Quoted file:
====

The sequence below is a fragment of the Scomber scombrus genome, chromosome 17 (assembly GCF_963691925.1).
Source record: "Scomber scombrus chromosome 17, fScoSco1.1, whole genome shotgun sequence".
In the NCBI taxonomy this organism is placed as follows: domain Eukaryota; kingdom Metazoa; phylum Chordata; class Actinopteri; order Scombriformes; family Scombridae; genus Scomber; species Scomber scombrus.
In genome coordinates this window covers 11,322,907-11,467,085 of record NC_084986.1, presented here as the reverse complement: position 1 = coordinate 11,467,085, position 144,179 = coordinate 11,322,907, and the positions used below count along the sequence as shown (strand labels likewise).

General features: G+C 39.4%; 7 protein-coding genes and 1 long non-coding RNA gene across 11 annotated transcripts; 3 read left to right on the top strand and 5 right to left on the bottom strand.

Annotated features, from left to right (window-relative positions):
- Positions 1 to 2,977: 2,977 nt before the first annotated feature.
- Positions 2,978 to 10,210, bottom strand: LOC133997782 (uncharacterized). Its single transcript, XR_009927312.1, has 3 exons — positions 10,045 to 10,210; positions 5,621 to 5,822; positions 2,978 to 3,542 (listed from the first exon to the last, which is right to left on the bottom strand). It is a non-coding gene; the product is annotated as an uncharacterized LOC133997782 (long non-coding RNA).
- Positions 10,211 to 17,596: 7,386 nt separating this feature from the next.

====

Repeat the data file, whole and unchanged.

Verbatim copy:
The sequence below is a fragment of the Scomber scombrus genome, chromosome 17 (assembly GCF_963691925.1).
Source record: "Scomber scombrus chromosome 17, fScoSco1.1, whole genome shotgun sequence".
In the NCBI taxonomy this organism is placed as follows: domain Eukaryota; kingdom Metazoa; phylum Chordata; class Actinopteri; order Scombriformes; family Scombridae; genus Scomber; species Scomber scombrus.
In genome coordinates this window covers 11,322,907-11,467,085 of record NC_084986.1, presented here as the reverse complement: position 1 = coordinate 11,467,085, position 144,179 = coordinate 11,322,907, and the positions used below count along the sequence as shown (strand labels likewise).

General features: G+C 39.4%; 7 protein-coding genes and 1 long non-coding RNA gene across 11 annotated transcripts; 3 read left to right on the top strand and 5 right to left on the bottom strand.

Annotated features, from left to right (window-relative positions):
- Positions 1 to 2,977: 2,977 nt before the first annotated feature.
- Positions 2,978 to 10,210, bottom strand: LOC133997782 (uncharacterized). Its single transcript, XR_009927312.1, has 3 exons — positions 10,045 to 10,210; positions 5,621 to 5,822; positions 2,978 to 3,542 (listed from the first exon to the last, which is right to left on the bottom strand). It is a non-coding gene; the product is annotated as an uncharacterized LOC133997782 (long non-coding RNA).
- Positions 10,211 to 17,596: 7,386 nt separating this feature from the next.